GERMANY, Berlin. It had been long awaited in Germany: the feasibility study on the proposals of the Borchert Commission. The transformation of livestock farming is on the agenda.
One thing is clear: the transformation of livestock farming toward greater animal welfare is unavoidable. But how will it be financed? The expert commission headed by Jochen Borchert made proposals on this, and now the legal assessment is available.
Federal Agriculture Minister Julia Klöckner (CDU) had commissioned proven experts for this purpose: Dr. Ulrich Karpenstein, an expert in European and constitutional law, Martin Scheele and Dr. Rudolf Mögele, both of whom formerly worked in the EU Commission's Directorate-General for Agriculture. Their verdict: All three financing options proposed by the Borchert Commission are viable. However, the meat tax under discussion would conflict with the EU's ban on discrimination. After all, the tax would also apply to imported goods, but would only benefit German livestock farmers. In addition, the administrative burden would be very high, the experts said.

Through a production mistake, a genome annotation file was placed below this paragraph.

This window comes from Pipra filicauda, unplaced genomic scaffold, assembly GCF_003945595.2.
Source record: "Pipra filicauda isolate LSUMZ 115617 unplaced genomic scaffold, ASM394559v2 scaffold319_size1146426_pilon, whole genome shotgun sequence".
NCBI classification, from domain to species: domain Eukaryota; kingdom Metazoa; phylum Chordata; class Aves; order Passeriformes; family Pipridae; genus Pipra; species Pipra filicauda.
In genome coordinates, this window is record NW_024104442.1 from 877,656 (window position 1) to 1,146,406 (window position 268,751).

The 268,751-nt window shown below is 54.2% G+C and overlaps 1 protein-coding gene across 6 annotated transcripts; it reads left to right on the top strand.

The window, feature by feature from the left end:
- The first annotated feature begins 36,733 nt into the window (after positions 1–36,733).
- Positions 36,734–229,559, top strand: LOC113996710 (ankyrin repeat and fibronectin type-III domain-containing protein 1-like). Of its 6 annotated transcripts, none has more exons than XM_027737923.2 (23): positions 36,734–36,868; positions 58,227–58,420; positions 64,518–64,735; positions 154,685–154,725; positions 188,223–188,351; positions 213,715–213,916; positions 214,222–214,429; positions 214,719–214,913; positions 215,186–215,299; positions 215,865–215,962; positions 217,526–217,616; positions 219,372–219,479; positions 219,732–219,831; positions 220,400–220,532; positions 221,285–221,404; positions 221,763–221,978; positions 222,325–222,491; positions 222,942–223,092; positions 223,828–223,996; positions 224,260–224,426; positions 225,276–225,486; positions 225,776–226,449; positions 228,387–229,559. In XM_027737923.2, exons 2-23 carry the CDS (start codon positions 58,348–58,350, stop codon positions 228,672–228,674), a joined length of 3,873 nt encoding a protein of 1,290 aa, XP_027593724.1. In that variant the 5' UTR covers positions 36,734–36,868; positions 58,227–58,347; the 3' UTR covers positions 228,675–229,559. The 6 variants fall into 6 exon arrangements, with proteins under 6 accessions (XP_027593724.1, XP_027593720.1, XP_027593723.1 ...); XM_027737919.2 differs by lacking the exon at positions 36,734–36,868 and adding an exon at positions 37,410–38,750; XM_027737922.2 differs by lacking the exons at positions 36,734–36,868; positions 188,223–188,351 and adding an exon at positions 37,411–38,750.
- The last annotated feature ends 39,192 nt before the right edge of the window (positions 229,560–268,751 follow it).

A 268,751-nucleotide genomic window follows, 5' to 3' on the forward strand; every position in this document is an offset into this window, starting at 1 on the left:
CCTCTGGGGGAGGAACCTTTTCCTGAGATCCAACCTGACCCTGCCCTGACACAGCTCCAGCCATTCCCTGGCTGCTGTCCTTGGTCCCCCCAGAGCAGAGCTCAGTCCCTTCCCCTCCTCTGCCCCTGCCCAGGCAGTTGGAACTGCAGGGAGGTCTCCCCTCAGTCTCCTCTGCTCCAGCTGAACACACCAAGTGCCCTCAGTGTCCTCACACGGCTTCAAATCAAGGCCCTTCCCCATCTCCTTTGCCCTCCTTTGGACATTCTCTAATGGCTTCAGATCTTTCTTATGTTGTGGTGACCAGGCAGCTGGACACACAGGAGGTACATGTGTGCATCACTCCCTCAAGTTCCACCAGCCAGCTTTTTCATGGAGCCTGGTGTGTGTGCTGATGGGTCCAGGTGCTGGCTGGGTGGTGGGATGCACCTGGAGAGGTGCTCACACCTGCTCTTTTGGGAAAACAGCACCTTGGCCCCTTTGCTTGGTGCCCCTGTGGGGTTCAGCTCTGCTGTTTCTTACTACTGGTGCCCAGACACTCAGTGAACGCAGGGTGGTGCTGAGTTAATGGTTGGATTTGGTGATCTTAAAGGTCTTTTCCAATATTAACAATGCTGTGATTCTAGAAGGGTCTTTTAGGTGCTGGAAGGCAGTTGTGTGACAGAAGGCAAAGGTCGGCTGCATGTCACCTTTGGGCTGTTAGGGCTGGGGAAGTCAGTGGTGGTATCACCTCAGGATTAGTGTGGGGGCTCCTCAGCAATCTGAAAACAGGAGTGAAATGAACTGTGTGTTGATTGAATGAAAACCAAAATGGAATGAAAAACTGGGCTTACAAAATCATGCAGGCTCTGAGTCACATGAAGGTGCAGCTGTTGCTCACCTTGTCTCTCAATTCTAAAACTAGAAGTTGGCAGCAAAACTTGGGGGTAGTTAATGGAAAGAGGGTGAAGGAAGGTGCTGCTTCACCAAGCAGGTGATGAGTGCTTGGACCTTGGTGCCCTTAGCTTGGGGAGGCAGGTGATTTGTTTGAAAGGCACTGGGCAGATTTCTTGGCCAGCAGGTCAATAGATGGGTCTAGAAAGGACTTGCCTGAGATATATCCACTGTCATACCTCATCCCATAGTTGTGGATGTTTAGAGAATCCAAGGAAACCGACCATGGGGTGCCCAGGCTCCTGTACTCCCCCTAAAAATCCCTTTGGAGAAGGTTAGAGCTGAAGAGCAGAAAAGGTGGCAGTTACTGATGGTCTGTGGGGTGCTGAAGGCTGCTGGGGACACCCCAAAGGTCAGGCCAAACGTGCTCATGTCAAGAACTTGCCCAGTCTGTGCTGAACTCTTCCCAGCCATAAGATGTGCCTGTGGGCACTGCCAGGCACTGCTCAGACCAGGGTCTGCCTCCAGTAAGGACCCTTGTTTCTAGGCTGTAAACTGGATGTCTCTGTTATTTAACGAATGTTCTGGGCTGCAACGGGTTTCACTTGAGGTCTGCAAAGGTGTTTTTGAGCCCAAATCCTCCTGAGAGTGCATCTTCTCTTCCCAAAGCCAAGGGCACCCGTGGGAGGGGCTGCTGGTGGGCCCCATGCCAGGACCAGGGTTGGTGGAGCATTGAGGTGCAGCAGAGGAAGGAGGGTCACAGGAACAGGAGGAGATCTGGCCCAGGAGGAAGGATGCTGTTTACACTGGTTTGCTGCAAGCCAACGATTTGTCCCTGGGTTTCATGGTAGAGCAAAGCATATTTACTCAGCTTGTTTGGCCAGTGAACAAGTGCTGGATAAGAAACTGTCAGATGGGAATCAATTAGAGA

As a further possibility for financing, the Borchert Commission names an increase in the reduced VAT rate for meat to 19%. The experts even suggest increasing the rate for all foodstuffs by 2.5%. Here, however, there is just as much a threat of conflict with EU law, since taxation applies to everyone, but that would have to be remedied. The panel presented as the legally and administratively simplest solution the supplementary levy on income tax, a kind of solidarity surcharge.
Today, the minister will present the report to the Bundestag's Agriculture Committee, and then discussions will begin in parliamentary groups and parties. "I don't think much of rushing things," Klöckner said, adding that what is needed is a careful debate and long-term consensus.